Friday, 17 February 2017

Creative Commons for Startups

Today in Cork we held an event on the theme 'Creative Commons for Startups'.

The participants were:

Dr Andres Guadamuz, Senior Lecturer in Law, University of Sussex
Professor Joseph Feller, Business Information Systems, UCC
Professor Maeve McDonagh, School of Law, UCC 
Dr Darius Whelan, School of Law, UCC 

For more information about the background to the event see here

The slides are on Slideshare:

Andres Guadamuz - Introducing Creative Commons:



Introduction to Creative Commons from Andres Guadamuz

Joseph Feller - Open for Business:

https://www.slideshare.net/cc-ireland/joseph-feller-open-for-business

Darius Whelan - Creative Commons for Startups:

https://www.slideshare.net/cc-ireland/darius-whelan-creative-commons-for-startups

Photographs are available in this Flickr album.









Tuesday, 14 February 2017

Event: Creative Commons for Startups

Hosted by Creative Commons Ireland in collaboration with Creative Commons UK and the IT Law Clinic, School of Law, University College Cork.

Creative Commons (CC) works to offer creators a way to protect their works while encouraging certain uses of them, to declare "some rights reserved." This is a middle path between absolute copyright protection (all rights reserved) and pure public domain availability.

This event will discuss how Creative Commons can be useful to startups.  For example, startups can make use of images subject to Creative Commons licences in designing a website.  It is also possible for startups to utilise open business models with CC licences at their core.  Two case studies of businesses of this kind are provided at the end of this post – OpenDesk and The Noun Project.

Participants will include:

Dr Andres Guadamuz, Senior Lecturer in Law, University of Sussex
Professor Joseph Feller, Business Information Systems, UCC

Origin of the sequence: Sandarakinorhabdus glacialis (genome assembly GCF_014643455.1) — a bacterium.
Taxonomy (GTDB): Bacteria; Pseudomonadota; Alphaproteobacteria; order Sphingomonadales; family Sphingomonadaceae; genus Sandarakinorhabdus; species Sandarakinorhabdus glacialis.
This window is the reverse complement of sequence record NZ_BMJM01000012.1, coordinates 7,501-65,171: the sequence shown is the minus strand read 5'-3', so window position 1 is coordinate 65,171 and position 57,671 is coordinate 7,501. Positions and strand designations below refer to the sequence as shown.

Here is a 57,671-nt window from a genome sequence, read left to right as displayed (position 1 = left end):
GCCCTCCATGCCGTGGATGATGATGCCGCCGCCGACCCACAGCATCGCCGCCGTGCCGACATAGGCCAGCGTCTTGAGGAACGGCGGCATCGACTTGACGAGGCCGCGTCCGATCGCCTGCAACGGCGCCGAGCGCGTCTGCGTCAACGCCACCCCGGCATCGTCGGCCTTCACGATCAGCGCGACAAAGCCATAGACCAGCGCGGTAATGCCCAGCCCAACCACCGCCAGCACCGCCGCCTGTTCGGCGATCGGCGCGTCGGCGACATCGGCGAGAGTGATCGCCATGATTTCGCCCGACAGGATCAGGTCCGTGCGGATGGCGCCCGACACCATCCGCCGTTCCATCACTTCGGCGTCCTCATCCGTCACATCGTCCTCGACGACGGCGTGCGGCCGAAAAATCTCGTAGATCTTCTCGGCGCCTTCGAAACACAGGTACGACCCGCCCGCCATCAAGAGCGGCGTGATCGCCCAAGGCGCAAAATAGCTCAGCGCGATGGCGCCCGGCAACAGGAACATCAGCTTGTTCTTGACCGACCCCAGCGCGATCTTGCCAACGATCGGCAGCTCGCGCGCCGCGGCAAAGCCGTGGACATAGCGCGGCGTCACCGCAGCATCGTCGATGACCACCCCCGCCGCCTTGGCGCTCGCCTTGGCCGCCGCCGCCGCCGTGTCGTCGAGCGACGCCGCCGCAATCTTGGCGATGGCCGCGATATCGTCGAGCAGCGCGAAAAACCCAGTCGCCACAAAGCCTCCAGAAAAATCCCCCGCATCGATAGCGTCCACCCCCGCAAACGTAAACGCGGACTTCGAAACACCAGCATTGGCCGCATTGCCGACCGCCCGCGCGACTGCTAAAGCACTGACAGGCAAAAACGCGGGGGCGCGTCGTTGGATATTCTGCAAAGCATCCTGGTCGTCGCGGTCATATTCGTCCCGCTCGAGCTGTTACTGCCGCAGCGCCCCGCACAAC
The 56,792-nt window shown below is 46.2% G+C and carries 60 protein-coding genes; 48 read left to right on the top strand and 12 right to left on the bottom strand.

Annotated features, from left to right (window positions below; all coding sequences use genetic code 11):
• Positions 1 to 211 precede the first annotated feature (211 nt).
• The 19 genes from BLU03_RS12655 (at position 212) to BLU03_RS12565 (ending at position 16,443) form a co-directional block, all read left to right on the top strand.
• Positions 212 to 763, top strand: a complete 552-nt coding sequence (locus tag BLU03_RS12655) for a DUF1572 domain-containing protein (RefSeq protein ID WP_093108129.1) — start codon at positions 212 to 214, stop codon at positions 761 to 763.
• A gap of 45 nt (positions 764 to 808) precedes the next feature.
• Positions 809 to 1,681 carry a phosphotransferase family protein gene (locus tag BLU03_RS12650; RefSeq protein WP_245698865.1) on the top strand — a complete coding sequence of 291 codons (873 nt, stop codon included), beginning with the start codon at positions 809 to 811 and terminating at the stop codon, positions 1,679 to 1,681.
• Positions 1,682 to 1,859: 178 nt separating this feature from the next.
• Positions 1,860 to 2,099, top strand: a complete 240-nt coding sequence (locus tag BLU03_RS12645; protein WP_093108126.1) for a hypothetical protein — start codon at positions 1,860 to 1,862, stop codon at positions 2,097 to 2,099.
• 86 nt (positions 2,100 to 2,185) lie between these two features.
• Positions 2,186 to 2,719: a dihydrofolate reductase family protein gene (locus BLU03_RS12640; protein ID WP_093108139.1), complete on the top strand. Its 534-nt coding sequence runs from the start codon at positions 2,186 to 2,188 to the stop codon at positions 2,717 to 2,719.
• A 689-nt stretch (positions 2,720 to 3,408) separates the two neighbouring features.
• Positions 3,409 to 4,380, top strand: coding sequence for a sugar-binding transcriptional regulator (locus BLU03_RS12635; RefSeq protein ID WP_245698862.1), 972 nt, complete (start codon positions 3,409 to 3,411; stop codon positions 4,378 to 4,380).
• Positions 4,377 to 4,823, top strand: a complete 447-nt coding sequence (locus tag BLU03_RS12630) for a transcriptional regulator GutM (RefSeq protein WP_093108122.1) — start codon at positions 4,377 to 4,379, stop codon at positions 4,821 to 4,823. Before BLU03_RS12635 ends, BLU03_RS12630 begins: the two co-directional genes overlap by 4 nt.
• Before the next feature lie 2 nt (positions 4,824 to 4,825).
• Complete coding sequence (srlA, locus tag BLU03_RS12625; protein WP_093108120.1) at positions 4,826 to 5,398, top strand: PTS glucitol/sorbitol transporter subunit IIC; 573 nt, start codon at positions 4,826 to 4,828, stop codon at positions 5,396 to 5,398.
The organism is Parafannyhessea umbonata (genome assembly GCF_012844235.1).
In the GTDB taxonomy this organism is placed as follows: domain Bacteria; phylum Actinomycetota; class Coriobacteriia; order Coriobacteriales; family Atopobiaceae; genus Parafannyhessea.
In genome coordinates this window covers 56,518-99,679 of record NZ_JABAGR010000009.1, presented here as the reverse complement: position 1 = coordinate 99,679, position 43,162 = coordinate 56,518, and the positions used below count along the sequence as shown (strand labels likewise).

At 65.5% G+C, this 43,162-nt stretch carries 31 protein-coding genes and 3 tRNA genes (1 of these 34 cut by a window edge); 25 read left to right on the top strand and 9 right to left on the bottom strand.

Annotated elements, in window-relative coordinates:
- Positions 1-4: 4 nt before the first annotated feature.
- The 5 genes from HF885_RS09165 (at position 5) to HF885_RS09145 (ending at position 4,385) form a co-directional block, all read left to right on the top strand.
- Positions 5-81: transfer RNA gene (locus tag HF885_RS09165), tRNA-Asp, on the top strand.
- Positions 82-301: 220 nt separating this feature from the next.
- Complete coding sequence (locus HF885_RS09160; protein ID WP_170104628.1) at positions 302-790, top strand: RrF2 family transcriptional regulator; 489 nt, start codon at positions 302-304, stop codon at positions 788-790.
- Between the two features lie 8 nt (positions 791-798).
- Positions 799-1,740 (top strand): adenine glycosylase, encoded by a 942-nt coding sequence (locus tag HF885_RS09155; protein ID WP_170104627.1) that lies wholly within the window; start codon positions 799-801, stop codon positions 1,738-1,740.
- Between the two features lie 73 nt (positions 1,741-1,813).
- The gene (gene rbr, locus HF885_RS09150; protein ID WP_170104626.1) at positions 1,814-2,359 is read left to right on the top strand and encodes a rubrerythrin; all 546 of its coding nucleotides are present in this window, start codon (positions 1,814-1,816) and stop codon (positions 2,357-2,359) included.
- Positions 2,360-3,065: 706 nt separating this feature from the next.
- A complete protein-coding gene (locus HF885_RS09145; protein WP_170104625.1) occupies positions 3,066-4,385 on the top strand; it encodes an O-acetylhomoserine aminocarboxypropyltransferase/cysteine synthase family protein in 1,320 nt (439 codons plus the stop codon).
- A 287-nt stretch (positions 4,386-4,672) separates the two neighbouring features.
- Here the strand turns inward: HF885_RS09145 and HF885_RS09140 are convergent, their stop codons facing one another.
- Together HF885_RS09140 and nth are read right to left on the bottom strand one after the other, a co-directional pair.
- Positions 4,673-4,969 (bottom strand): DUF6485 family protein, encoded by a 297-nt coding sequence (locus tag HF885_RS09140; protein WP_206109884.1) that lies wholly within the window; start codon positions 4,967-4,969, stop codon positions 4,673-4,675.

Professor Maeve McDonagh, School of Law, UCC
Dr Darius Whelan, School of Law, UCC

Date: Friday 17 February 2017 

Time: 12.00 to 13.00

Location:  Boole Library, Creative Zone, University College Cork   

This event is open to all.  In order to confirm numbers, please register your attendance at
https://cc-startups.eventbrite.ie.

Funded by the Creative Commons Awesome Fund 2016-2017.

Creative Commons Ireland is hosted at UCC School of Law.  The Public Leads are Darius Whelan and Louise Crowley.  See www.creativecommonsireland.org.

Creative Commons UK – England & Wales - https://europe.creativecommons.org/affiliate/uk_england_and_wales

The IT Law Clinic at UCC School of Law provides free legal information to startups –
https://www.ucc.ie/en/lawsite/currentstudents/it-law-clinic/

Case Studies on use of Creative Commons in Business
(adapted from Paul Stacey’s articles at https://medium.com/@pgstacey  )

OpenDesk – www.opendesk.cc  - London

OpenDesk has curated a collection of digital designs for furniture from a range of international designers. Designs are Creative Commons licensed and can be downloaded and customized by users to fit their specific needs. Users can make furniture themselves from the design for non-commercial use in a do-it-yourself fashion. However, conversion of a digital design into physical pieces of wood usually requires specialized milling tools controlled by computers. OpenDesk has partnered with maker businesses all over the world that have such tools. OpenDesk and their designers make revenue when a user wants a local maker to do the cutting for them.

The Noun Project – www.thenounproject.com – USA

The Noun Project is a platform for visual symbols and icons. The Noun Project aggregates and curates symbols and icons from a global network and profiles the designers of each work. Icons and symbols are licensed under CC licences. There are currently over 150,000 icons available.
Users can download and use the icons and symbols for free as long as they abide by the CC license and give attribution to the original creator. Revenue is generated when users do not want to give attribution. Using the symbols without attribution requires users to pay. In addition, the Noun Project has built out a range of additional tools and services to support bulk use for a fee, integration of symbols and icons to apps using an API, and has released a Lingo app for organizing collections. All these additional tools generate revenue. Revenue is split between designers and the Noun Project.